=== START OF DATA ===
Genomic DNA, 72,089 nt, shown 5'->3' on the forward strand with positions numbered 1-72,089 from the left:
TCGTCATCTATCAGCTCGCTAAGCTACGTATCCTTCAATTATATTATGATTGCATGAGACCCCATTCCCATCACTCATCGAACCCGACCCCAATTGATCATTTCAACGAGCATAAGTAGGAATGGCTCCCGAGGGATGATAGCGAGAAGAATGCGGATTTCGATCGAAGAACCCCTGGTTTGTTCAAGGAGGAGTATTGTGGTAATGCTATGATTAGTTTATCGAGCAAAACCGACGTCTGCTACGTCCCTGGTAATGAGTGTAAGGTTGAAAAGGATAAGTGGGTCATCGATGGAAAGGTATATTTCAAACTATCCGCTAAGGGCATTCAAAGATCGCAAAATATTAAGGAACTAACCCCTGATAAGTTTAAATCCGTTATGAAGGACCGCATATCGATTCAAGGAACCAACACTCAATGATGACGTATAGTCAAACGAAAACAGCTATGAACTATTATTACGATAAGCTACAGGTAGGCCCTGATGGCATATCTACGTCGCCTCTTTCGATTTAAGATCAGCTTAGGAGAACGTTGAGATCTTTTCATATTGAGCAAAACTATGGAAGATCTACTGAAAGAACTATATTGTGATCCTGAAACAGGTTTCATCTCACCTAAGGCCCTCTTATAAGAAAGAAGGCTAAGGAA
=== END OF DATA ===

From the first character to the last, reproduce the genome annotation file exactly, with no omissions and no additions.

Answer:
Genomic DNA, 72,089 nt, shown 5'->3' on the forward strand with positions numbered 1-72,089 from the left:
TCGTCATCTATCAGCTCGCTAAGCTACGTATCCTTCAATTATATTATGATTGCATGAGACCCCATTCCCATCACTCATCGAACCCGACCCCAATTGATCATTTCAACGAGCATAAGTAGGAATGGCTCCCGAGGGATGATAGCGAGAAGAATGCGGATTTCGATCGAAGAACCCCTGGTTTGTTCAAGGAGGAGTATTGTGGTAATGCTATGATTAGTTTATCGAGCAAAACCGACGTCTGCTACGTCCCTGGTAATGAGTGTAAGGTTGAAAAGGATAAGTGGGTCATCGATGGAAAGGTATATTTCAAACTATCCGCTAAGGGCATTCAAAGATCGCAAAATATTAAGGAACTAACCCCTGATAAGTTTAAATCCGTTATGAAGGACCGCATATCGATTCAAGGAACCAACACTCAATGATGACGTATAGTCAAACGAAAACAGCTATGAACTATTATTACGATAAGCTACAGGTAGGCCCTGATGGCATATCTACGTCGCCTCTTTCGATTTAAGATCAGCTTAGGAGAACGTTGAGATCTTTTCATATTGAGCAAAACTATGGAAGATCTACTGAAAGAACTATATTGTGATCCTGAAACAGGTTTCATCTCACCTAAGGCCCTCTTATAAGAAAGAAGGCTAAGGAA